“You shouldn’t hold him too much or you’ll spoil him”


I had just waited my entire life to become a mother. I had dreamed about what it would be like and spent nine (actually more like ten) months waiting anxiously to hold my precious child and now I was being advised that holding him too much was not only a bad idea, but perhaps even detrimental? Wow.

This was my introduction to the parenting culture that has evolved in North America over the past century; detachment parenting.

I always thought I would be a “good mother” and never let my children sleep in my bed. I wouldn’t spoil them by holding them too much. I certainly wouldn’t breastfeed past a year. That would be weird.

GASP! That is honestly what I used to think. I don’t know where these ideas came from and I can’t believe they were beliefs I used to harbour, but it’s true. Not only do I no longer feel this way, but I feel the exact opposite!

When I became pregnant I felt confident and capable of growing and birthing my baby, but after my son was born, the voices of the outside world slowly began to drown out the voices in my own head and heart.

“Don’t let your baby use you as a soother”
“Don’t let your baby in your bed – you’ll never get them out”
“Don’t nurse on demand – you need to be on a schedule”
“You need to let your baby learn to self-soothe”
“It’s time to let your baby cry-it-out”
“Aren’t you going to wean soon?”


The list goes on and on. There were plenty of well-meaning comments in the first year; but these always left me feeling like I really didn’t know what I was doing, or that I wasn’t doing it “right”.

But as time went on I started to find my footing beneath me and didn’t take those comments to heart anymore. Thank goodness I found the confidence to parent my son in a way that feels right, rather than how everyone else thinks I should.  Had I listened to all of the advice that was given to me, I would have missed out on many of the most heart-warming, tender moments of my life so far…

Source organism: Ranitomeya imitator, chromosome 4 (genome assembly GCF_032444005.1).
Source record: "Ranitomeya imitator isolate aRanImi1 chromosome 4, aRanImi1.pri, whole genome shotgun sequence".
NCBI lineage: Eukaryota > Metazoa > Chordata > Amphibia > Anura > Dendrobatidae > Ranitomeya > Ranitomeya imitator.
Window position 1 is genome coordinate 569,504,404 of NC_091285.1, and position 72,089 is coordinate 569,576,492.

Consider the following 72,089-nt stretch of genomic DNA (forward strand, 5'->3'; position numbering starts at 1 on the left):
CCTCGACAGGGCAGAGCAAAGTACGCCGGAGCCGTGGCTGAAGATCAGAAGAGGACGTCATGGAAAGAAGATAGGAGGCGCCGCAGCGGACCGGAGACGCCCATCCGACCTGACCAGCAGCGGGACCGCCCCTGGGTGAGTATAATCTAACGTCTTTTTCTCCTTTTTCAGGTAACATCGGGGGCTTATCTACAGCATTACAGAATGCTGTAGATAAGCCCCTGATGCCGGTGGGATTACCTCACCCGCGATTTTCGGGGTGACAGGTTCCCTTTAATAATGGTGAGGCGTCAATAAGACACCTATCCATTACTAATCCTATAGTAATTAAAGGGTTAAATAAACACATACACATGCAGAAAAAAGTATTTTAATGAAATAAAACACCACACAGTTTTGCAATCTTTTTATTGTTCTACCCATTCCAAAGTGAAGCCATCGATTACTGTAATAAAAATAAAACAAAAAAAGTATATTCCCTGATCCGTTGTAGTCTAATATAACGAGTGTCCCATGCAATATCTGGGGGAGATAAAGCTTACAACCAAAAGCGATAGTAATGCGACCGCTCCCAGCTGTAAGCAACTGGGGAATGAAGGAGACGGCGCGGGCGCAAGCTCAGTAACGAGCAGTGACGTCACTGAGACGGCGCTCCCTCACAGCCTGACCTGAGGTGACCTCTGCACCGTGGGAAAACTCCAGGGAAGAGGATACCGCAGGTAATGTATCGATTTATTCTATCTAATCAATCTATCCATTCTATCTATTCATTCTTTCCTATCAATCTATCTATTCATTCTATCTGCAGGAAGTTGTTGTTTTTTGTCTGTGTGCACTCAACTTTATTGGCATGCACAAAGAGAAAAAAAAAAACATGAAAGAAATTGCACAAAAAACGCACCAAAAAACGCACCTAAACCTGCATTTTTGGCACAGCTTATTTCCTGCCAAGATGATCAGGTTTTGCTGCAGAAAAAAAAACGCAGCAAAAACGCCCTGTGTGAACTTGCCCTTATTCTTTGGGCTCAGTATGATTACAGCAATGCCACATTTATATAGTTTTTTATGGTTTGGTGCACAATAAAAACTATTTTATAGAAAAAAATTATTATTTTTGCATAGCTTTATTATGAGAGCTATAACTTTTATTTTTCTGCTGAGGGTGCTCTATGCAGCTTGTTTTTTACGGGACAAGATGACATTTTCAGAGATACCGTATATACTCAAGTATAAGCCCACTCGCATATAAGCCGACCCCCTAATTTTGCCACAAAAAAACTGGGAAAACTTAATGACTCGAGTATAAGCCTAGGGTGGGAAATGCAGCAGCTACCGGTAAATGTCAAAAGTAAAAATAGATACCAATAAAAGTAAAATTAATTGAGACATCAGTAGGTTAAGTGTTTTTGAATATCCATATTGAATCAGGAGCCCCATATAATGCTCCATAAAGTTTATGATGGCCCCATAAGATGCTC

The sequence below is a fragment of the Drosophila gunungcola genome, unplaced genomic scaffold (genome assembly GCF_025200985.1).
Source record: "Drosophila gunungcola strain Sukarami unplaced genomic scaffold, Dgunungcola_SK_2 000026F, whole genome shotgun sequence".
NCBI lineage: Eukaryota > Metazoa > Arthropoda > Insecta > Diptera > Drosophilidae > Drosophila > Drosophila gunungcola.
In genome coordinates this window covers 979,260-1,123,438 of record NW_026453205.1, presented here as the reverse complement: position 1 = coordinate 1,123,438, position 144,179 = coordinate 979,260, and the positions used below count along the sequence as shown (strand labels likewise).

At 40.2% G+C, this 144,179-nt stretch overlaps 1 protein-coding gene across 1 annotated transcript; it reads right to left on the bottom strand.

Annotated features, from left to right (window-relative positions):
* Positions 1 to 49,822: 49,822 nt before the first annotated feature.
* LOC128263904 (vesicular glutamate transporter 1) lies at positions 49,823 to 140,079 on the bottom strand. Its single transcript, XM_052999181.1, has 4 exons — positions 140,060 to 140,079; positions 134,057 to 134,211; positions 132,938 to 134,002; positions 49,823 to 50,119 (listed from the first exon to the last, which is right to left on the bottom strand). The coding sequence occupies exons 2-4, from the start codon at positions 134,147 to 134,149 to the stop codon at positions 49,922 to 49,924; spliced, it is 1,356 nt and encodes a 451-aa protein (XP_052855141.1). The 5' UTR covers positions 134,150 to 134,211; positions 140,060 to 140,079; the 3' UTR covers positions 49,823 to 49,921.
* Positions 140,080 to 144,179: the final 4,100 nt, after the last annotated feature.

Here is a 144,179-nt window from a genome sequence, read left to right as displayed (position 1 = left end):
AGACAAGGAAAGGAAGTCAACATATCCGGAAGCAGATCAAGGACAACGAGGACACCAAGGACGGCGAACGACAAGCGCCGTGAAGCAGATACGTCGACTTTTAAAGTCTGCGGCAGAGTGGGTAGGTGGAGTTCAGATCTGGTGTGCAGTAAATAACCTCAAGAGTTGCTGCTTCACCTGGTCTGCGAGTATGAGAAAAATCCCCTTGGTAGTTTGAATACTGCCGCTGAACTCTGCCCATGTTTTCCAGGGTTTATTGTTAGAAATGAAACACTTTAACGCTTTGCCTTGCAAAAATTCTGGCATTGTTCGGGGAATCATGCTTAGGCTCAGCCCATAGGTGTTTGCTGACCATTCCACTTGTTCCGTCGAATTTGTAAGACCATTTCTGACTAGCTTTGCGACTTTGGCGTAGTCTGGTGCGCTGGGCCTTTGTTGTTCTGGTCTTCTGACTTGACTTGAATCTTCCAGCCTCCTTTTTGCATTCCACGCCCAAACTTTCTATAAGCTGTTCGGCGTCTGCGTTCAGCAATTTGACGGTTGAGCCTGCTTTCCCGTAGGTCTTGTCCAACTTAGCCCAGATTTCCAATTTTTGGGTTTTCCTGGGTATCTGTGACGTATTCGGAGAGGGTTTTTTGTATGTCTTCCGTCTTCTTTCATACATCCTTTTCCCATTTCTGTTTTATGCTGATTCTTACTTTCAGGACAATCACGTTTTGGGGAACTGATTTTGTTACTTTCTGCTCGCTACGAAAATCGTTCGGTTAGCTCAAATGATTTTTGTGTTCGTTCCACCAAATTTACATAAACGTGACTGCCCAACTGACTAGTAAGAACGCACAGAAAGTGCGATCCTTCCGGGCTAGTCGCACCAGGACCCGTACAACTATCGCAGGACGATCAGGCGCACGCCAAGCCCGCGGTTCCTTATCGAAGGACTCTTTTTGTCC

Breastfeeding my son has been one of the most challenging journeys of my life. We struggled from day one (something I attribute to being separated after birth for nearly an hour, for no good reason). It was months of toe-curling pain, nipple shields, thrush, and perseverance. He latched and nursed properly at the bare breast (without the nipple shield!) for the first time when he was four and a half months old. Thank goodness we never gave up. It has been one of the most satisfying experiences of my life.

Watching my son grow and thrive because of the nourishment I provided him has been incredible. This has done amazing things for my confidence and also deepened our mother-child bond and continues to do so every day. There is this notion in our culture that breastfeeding is only for nutrition. I know now that it is so much more than that. The comfort, warmth and love my son receives while at the breast nourishes his soul. Just being at the breast, whether he’s physically nursing or not gives him such a sense of peace and security. And, yes, that means I am being “used for a soother”; and that’s exactly what nature intended! When he is teething or not feeling well, it gives him the comfort and nutrition he needs when nothing else works. It is my greatest mothering tool, hands down.

Nursing a toddler is different in many ways, compared to a newborn; he doesn't nurse as often and it is much more sporadic and he is often standing on his head while doing it. But the idea is the same. At almost 20 months, it is still nourishing his body and soul and neither of us are ready to end our breastfeeding relationship.


Co-sleeping with my son has also been quite the journey. We started out with him beside the bed in his bassinette, and when he outgrew it, he went to his crib across the hall (around six months). I felt weird and lonely for him and he obviously felt the same without me.

I spent months pacing the halls, rocking him and bouncing him, until, at ten months, I reached a breaking point. I was utterly exhausted. It was affecting everything and I couldn’t function. Everyone kept saying “you have to let him cry” “it will be hard, but just get your husband to hold you back from going into his room” “It will make things so much easier”.